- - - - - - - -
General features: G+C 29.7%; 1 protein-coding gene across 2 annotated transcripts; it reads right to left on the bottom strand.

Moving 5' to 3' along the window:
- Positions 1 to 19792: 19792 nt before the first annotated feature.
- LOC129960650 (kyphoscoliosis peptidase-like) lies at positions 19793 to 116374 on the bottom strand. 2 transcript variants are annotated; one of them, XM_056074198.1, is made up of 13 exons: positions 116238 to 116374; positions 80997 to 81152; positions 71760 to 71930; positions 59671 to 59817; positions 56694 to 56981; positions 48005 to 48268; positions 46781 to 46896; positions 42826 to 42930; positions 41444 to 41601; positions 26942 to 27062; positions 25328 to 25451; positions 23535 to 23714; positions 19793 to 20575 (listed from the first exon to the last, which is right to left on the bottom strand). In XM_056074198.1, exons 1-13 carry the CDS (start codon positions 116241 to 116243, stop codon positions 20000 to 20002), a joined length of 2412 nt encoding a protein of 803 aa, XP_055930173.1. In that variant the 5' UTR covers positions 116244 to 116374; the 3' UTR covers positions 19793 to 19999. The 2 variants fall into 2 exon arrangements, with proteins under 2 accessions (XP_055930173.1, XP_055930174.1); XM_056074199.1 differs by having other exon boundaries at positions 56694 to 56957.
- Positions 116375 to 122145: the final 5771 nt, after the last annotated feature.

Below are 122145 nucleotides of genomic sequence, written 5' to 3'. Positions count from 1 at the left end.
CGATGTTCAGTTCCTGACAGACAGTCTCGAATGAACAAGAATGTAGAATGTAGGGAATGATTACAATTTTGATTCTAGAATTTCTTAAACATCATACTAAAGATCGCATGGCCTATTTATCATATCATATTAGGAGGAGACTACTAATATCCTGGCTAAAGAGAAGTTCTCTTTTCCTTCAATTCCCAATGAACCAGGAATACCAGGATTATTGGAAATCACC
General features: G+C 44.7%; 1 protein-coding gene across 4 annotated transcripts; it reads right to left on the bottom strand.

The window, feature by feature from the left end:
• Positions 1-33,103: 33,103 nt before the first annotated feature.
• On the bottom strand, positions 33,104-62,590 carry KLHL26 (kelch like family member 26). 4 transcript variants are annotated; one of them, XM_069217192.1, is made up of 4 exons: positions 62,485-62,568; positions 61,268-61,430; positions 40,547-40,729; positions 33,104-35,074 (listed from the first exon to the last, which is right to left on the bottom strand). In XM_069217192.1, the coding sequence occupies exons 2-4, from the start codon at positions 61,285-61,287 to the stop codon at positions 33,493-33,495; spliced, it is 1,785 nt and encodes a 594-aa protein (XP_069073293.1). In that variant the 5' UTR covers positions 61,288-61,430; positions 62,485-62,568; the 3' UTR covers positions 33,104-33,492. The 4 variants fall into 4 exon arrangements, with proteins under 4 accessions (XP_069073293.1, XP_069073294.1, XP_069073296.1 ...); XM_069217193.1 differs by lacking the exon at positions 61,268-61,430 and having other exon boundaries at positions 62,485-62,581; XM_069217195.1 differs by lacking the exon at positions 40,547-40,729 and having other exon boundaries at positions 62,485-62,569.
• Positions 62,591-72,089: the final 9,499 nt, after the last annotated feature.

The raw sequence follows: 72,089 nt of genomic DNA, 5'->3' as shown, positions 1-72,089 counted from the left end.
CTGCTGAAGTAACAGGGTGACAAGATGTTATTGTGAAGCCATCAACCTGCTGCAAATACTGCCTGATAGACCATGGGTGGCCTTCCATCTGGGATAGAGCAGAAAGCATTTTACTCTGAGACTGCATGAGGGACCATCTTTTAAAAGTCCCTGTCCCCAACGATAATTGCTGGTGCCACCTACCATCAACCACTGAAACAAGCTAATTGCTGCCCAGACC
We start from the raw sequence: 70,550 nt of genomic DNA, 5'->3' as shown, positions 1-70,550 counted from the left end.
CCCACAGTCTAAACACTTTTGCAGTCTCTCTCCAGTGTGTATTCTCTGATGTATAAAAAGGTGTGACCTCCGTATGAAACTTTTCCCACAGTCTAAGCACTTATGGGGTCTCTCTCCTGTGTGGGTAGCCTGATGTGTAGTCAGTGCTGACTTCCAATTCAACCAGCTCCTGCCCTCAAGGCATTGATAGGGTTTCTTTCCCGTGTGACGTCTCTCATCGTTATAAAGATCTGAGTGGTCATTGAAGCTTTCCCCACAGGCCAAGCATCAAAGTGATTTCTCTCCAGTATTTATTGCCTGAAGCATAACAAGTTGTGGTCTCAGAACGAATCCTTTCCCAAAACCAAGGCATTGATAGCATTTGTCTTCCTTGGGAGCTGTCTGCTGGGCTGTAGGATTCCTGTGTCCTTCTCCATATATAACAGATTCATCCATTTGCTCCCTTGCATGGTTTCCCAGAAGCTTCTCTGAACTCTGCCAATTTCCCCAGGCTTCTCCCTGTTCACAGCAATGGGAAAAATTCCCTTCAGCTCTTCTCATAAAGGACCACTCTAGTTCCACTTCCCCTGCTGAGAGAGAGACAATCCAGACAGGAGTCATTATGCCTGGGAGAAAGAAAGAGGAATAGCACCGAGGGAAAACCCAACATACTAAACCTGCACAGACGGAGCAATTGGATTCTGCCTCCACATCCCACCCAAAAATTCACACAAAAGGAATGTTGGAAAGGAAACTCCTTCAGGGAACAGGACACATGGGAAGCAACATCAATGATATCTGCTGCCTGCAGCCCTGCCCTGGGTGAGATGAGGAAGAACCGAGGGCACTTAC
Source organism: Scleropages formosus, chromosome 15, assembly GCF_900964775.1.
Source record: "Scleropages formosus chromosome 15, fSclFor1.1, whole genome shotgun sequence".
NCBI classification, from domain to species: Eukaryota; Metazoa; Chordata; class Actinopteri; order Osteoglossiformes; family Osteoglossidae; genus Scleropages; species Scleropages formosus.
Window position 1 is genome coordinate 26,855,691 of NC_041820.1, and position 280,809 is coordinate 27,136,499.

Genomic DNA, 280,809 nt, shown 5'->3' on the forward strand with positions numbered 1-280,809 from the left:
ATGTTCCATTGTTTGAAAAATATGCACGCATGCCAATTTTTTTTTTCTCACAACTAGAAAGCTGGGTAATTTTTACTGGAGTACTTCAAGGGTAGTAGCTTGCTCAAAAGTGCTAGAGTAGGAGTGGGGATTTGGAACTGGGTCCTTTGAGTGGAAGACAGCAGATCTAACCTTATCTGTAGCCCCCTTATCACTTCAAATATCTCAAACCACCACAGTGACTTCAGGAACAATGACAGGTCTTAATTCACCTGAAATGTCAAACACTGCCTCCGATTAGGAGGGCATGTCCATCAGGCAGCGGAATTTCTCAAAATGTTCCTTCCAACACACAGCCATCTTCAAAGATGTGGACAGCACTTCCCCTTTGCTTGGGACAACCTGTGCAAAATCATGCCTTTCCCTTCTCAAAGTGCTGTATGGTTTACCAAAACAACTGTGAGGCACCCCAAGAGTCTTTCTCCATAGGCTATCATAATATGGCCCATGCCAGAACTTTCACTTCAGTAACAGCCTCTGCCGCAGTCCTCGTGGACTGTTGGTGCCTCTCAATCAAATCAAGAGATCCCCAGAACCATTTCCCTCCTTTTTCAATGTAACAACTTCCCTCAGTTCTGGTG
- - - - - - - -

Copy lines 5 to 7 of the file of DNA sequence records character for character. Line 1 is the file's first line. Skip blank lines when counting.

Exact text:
- Positions 116375 to 122145: the final 5771 nt, after the last annotated feature.

Below are 122145 nucleotides of genomic sequence, written 5' to 3'. Positions count from 1 at the left end.
CGATGTTCAGTTCCTGACAGACAGTCTCGAATGAACAAGAATGTAGAATGTAGGGAATGATTACAATTTTGATTCTAGAATTTCTTAAACATCATACTAAAGATCGCATGGCCTATTTATCATATCATATTAGGAGGAGACTACTAATATCCTGGCTAAAGAGAAGTTCTCTTTTCCTTCAATTCCCAATGAACCAGGAATACCAGGATTATTGGAAATCACC